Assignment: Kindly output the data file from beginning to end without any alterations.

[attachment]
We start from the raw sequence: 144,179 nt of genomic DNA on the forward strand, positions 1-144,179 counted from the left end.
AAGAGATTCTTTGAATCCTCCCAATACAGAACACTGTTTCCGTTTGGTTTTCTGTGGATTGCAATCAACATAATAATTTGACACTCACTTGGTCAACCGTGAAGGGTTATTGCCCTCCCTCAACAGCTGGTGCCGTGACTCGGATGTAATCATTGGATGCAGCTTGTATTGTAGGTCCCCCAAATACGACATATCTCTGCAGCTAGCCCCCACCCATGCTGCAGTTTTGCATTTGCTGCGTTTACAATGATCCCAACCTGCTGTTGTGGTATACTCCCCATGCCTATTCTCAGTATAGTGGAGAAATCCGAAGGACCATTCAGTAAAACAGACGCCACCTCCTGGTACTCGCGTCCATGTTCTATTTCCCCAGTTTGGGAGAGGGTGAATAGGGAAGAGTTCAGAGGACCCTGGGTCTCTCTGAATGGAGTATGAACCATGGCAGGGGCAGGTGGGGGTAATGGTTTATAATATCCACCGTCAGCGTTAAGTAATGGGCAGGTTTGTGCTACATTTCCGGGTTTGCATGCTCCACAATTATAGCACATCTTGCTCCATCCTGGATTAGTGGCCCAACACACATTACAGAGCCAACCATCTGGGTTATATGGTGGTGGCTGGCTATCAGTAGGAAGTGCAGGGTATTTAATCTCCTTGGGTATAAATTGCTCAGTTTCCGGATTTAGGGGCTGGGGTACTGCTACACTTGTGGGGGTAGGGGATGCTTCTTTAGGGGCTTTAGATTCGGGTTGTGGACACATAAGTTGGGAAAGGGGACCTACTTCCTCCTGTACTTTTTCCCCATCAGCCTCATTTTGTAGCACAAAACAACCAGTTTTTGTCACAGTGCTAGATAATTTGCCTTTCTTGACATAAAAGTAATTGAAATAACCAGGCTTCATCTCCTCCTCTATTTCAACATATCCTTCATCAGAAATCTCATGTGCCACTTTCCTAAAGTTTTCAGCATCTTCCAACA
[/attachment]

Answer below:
We start from the raw sequence: 144,179 nt of genomic DNA on the forward strand, positions 1-144,179 counted from the left end.
AAGAGATTCTTTGAATCCTCCCAATACAGAACACTGTTTCCGTTTGGTTTTCTGTGGATTGCAATCAACATAATAATTTGACACTCACTTGGTCAACCGTGAAGGGTTATTGCCCTCCCTCAACAGCTGGTGCCGTGACTCGGATGTAATCATTGGATGCAGCTTGTATTGTAGGTCCCCCAAATACGACATATCTCTGCAGCTAGCCCCCACCCATGCTGCAGTTTTGCATTTGCTGCGTTTACAATGATCCCAACCTGCTGTTGTGGTATACTCCCCATGCCTATTCTCAGTATAGTGGAGAAATCCGAAGGACCATTCAGTAAAACAGACGCCACCTCCTGGTACTCGCGTCCATGTTCTATTTCCCCAGTTTGGGAGAGGGTGAATAGGGAAGAGTTCAGAGGACCCTGGGTCTCTCTGAATGGAGTATGAACCATGGCAGGGGCAGGTGGGGGTAATGGTTTATAATATCCACCGTCAGCGTTAAGTAATGGGCAGGTTTGTGCTACATTTCCGGGTTTGCATGCTCCACAATTATAGCACATCTTGCTCCATCCTGGATTAGTGGCCCAACACACATTACAGAGCCAACCATCTGGGTTATATGGTGGTGGCTGGCTATCAGTAGGAAGTGCAGGGTATTTAATCTCCTTGGGTATAAATTGCTCAGTTTCCGGATTTAGGGGCTGGGGTACTGCTACACTTGTGGGGGTAGGGGATGCTTCTTTAGGGGCTTTAGATTCGGGTTGTGGACACATAAGTTGGGAAAGGGGACCTACTTCCTCCTGTACTTTTTCCCCATCAGCCTCATTTTGTAGCACAAAACAACCAGTTTTTGTCACAGTGCTAGATAATTTGCCTTTCTTGACATAAAAGTAATTGAAATAACCAGGCTTCATCTCCTCCTCTATTTCAACATATCCTTCATCAGAAATCTCATGTGCCACTTTCCTAAAGTTTTCAGCATCTTCCAACA